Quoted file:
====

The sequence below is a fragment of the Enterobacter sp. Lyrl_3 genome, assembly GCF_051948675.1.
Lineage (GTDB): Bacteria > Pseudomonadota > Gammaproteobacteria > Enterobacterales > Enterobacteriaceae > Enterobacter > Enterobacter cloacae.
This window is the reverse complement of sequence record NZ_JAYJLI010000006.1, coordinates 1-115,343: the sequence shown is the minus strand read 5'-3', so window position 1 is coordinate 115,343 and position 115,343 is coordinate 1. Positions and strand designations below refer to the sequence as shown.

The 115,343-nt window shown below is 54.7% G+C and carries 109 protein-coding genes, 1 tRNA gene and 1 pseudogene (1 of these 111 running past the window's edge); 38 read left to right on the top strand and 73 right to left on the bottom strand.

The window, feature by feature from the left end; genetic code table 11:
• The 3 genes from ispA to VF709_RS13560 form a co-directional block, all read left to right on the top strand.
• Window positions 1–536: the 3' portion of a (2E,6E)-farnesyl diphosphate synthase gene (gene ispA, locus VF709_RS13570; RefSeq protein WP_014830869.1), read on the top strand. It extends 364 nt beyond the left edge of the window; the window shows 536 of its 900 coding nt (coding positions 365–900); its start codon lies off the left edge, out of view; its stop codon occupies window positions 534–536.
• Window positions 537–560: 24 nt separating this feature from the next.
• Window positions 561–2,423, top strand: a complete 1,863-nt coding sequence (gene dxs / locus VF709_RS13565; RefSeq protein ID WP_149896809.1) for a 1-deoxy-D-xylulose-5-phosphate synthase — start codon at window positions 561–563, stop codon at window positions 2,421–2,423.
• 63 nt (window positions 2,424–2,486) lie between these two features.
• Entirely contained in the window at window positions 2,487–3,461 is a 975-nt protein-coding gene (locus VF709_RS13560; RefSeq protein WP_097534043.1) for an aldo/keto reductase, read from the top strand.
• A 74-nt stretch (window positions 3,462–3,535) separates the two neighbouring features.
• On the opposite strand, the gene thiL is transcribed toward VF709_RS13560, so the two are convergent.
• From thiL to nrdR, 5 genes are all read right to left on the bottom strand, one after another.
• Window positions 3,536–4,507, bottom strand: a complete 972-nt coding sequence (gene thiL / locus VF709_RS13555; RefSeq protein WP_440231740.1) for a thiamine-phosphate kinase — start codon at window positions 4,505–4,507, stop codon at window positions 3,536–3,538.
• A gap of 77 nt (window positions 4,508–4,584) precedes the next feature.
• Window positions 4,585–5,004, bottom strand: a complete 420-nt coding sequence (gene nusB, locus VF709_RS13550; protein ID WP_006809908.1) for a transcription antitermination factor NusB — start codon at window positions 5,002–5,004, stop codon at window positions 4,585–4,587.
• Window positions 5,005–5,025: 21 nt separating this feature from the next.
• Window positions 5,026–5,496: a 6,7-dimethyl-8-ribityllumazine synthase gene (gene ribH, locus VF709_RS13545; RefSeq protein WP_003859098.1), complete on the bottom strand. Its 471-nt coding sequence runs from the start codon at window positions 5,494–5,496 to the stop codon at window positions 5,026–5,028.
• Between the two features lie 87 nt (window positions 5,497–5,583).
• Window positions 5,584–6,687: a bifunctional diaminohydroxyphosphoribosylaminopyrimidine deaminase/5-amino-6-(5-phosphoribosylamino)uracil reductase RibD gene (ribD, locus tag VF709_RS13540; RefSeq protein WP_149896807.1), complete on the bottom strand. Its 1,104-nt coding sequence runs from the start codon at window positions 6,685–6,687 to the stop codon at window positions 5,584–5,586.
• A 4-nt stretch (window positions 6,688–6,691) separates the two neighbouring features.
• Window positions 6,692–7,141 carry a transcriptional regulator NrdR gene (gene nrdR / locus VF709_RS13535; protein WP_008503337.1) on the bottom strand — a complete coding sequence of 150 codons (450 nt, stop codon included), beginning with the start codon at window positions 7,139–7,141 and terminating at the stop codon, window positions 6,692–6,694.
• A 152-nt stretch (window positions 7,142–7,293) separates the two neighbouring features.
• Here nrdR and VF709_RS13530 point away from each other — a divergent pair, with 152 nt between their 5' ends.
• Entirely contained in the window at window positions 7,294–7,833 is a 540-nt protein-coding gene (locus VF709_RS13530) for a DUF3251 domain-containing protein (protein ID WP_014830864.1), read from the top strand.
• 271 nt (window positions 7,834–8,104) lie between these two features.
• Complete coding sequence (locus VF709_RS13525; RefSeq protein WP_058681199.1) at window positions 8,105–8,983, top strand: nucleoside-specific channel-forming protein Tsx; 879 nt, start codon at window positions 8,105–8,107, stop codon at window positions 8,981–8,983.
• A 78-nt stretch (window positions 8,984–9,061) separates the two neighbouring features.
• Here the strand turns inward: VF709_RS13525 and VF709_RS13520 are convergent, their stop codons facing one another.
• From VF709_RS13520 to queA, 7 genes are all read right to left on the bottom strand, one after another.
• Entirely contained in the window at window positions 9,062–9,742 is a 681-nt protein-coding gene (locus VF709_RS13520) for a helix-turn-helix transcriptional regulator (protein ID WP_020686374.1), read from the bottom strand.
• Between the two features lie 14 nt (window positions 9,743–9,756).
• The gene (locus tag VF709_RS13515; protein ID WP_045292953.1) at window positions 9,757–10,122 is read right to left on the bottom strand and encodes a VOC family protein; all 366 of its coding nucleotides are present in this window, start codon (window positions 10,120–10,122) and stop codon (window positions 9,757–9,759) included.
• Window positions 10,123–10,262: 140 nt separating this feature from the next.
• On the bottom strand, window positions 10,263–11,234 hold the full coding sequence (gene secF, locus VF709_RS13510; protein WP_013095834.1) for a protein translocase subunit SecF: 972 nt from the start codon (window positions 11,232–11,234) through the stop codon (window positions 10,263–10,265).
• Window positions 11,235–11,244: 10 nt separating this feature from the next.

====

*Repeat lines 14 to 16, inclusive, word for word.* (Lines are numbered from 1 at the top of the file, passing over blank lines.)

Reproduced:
• From thiL to nrdR, 5 genes are all read right to left on the bottom strand, one after another.
• Window positions 3,536–4,507, bottom strand: a complete 972-nt coding sequence (gene thiL / locus VF709_RS13555; RefSeq protein WP_440231740.1) for a thiamine-phosphate kinase — start codon at window positions 4,505–4,507, stop codon at window positions 3,536–3,538.
• A gap of 77 nt (window positions 4,508–4,584) precedes the next feature.